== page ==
, but the Bruins have some big advantages in their favor this season. UCLA has a clear edge at quarterback with sophomore Josh Rosen, and the schedule – including a home date against the Trojans – is significantly in favor of the Bruins. Additionally, the coaching element favors UCLA. Clay Helton guided USC to the South Division title last season, but there’s a better track record of success for Jim Mora. Despite the advantages in UCLA’s favor, the Bruins do have a few question marks to address. What tweaks will new coordinator Kennedy Polamalu implement for the offense? Additionally, Polamalu needs to revamp the receiving corps and fill a few voids on the offensive line. UCLA has to get tougher against the run after surrendering 198.5 yards a game in 2015. However, the return of Eddie Vanderdoes from injury should bolster the defensive line. Provided Max Browne provides steady play at quarterback, USC’s offense should be dynamic. But even if the offense ranks near the top of the Pac-12, a thin defensive line and brutal schedule could be too much to overcome.

 

Related:

 

4. Oregon and Washington State Lurking in the North

Washington and Stanford are Athlon’s projected top teams in the North, but Oregon and Washington State aren’t far behind. The addition of Brady Hoke should be a huge boost to the Ducks’ struggling defense, and the offense will be dynamic as usual. New play-caller Matt Lubick can lean on running back Royce Freeman until a quarterback – Dakota Prukop or Travis Jonsen – emerges as the No. 1 quarterback. The schedule has its share of challenges for coach Mark Helfrich’s team, but Stanford and Washington visit Eugene. Mike Leach guided Washington State to nine wins in 2015 – the program’s highest mark since winning 10 games in 2003. Quarterback Luke Falk and receiver Gabe Marks form one of the nation’s top pass-catch combinations, and the defense made progress under coordinator Alex Grinch last season. Washington State did have a bit of good fortune on its side in 2015 with five wins by one score. However, the Cougars are trending up for 2016, and Leach’s explosive offense could be enough to carry Washington State to nine (or more) wins this fall.

 

5. Rebuilding at Arizona and Arizona State

Arizona and Arizona State opened 2015 with high expectations, but these two programs finished with a combined 13-13 record. The Wildcats (2014) and Sun Devils (2013) aren’t far removed from an appearance in the Pac-12 Championship Game, and neither program is in danger of suffering another steep drop in 2016. However, both teams are likely headed for a rebuilding year. Arizona State finished spring practice without an answer at quarterback, question marks on the offensive line and concerns in the secondary. Arizona coach Rich Rodriguez revamped his defensive staff after this unit allowed 35.8 points a game in 2015. The Wildcats also need a healthy year out of quarterback Anu Solomon and running back Nick Wilson to exceed last year’s seven wins. Both programs are in good shape for the long haul, but Arizona and Arizona State face a tough path just to get bowl eligible in 2016.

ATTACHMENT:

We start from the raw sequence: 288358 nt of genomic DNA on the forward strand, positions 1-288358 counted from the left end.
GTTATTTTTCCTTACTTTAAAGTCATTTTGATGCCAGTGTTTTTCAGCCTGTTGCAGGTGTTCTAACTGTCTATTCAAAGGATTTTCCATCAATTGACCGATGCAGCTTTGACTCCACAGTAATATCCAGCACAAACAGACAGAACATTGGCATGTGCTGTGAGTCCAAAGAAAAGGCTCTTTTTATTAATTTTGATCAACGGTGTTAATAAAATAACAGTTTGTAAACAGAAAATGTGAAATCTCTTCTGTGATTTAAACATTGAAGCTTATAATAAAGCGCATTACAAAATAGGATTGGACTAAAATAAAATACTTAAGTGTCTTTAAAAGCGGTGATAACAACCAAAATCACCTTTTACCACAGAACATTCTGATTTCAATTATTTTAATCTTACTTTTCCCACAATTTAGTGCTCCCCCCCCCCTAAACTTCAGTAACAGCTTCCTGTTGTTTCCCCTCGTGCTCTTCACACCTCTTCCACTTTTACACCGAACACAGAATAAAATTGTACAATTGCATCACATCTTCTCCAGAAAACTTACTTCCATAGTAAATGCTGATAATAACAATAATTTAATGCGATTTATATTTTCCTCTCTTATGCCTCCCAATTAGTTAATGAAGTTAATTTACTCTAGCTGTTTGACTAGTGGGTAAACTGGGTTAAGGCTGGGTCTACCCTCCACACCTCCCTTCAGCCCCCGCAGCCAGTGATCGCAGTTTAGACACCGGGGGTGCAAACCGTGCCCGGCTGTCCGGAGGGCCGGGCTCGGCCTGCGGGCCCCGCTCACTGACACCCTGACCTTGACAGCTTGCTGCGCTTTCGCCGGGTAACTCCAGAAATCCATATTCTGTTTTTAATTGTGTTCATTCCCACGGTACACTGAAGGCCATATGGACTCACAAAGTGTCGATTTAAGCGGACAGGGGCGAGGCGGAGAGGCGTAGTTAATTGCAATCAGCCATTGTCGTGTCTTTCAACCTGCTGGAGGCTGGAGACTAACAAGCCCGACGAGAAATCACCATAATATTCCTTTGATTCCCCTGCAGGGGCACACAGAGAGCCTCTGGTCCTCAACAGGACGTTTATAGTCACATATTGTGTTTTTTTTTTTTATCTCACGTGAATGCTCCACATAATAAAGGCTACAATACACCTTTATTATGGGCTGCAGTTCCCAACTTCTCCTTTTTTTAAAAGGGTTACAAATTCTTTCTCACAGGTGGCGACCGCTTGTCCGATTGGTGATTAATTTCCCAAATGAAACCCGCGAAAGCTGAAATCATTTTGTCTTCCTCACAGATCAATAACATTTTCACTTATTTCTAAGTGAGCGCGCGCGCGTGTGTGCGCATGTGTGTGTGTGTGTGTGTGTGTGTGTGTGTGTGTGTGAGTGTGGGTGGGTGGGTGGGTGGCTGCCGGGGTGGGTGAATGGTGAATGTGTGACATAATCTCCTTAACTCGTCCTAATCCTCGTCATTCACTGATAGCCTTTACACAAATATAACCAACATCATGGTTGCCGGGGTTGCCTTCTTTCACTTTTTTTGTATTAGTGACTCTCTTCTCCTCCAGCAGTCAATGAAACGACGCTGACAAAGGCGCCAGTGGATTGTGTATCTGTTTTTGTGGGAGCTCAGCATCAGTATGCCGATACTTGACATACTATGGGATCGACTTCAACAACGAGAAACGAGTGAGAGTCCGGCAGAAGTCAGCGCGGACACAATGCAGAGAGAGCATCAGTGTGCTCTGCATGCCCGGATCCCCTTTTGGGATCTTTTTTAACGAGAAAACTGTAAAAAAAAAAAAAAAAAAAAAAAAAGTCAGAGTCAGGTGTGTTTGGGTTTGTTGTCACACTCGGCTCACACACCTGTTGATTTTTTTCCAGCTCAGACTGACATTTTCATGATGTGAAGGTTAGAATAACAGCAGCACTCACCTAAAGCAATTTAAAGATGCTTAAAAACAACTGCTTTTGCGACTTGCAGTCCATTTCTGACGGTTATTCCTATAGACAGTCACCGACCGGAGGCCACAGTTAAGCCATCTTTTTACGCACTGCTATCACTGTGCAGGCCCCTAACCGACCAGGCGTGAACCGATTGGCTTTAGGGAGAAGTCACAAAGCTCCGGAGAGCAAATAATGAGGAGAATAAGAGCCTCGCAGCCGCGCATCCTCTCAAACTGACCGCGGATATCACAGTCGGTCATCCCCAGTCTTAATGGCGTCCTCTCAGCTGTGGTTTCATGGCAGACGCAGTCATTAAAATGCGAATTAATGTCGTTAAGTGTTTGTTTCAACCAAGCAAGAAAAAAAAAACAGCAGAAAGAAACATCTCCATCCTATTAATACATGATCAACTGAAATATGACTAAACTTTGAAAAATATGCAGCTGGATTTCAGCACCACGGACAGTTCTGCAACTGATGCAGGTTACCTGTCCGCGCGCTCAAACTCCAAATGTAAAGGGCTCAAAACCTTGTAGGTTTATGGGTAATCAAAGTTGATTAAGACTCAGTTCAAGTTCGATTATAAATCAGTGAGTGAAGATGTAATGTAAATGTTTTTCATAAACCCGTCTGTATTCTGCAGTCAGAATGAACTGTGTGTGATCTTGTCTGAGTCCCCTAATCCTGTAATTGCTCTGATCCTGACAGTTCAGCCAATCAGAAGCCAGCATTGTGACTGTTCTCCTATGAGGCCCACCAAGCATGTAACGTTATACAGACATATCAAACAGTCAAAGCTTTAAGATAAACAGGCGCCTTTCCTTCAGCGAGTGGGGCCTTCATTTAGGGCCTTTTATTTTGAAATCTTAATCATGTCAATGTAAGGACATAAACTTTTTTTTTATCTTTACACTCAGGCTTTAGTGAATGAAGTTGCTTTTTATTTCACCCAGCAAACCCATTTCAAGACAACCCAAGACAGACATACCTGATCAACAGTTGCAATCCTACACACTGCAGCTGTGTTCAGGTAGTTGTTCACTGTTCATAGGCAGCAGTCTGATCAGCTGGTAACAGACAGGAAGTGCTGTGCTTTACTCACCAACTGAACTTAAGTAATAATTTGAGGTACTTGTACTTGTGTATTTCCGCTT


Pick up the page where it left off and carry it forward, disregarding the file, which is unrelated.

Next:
College Football: Others Receiving Votes



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Pac-12 Team Previews for 2016
North Division
 

National

Rank:

44 23 90 12 11 30
South Division
 

National

Rank:

50 46 61 14 22 32

 

Visit the  to order a copy of the 2016 Pac-12 Preview Magazine, which features in-depth analysis and previews for all 12 teams, predictions, rankings and features to prepare for the upcoming year. 

 

Pac-12 Predictions for 2016
         
North Division
Rank Team   Projected Pac-12 Record Projected Overall Record
1

(No. 11)

6-3 10-3
.
2

(No. 12)

6-3 9-3
.
3

(No. 23)

5-4 8-4
.
4

(No. 30)

5-4 8-4
.
5

(No. 44)

3-6 6-6
.
6

(No. 90)

1-8 2-10
.
         
South Division
Rank Team   Projected Pac-12 Record Projected Overall Record
1

(No. 14)

7-2 9-4
.
2

(No. 22)

6-3 8-4
.
3

(No. 32)

5-4 8-4
.
4

(No. 46)

4-5 6-6
.
5

(No. 50)

4-5 6-6
.
6

(No. 61)

2-7 4-8
.
 
Pac-12 Championship
Washington over UCLA 

 

Pac-12 Superlatives and Season Predictions
 

Steven

Lassan

Mitch

Light

Mark

Ross

David

Fox

Braden

Gall

 
Offensive POY

Christian McCaffrey

RB, Stanford

Christian McCaffrey

RB, Stanford

Christian McCaffrey

RB, Stanford

Christian McCaffrey

RB, Stanford

Christian McCaffrey

RB, Stanford

Defensive POY

Budda Baker

S, Washington

Budda Baker

S, Washington

Budda Baker

S, Washington

Budda Baker

S, Washington

Budda Baker

S, Washington

Coach of the Year

Chris Petersen

Washington

Chris Petersen

Washington

Chris Petersen

Washington

Chris Petersen

Washington

Chris Petersen

Washington

Coach on Hot Seat

Mike MacIntyre

Colorado

Mike MacIntyre

Colorado

Todd Graham

Arizona State

Mike MacIntyre

Colorado

Mike MacIntyre

Colorado

Top Freshman

Mique Juarez

LB, UCLA

Theo Howard

WR, UCLA

Mique Juarez

LB, UCLA

Mique Juarez

LB, UCLA

Mique Juarez

LB, UCLA

Top Newcomer

Davis Webb

QB, California

Davis Webb

QB, California

Davis Webb

QB, California

Davis Webb

QB, California

Davis Webb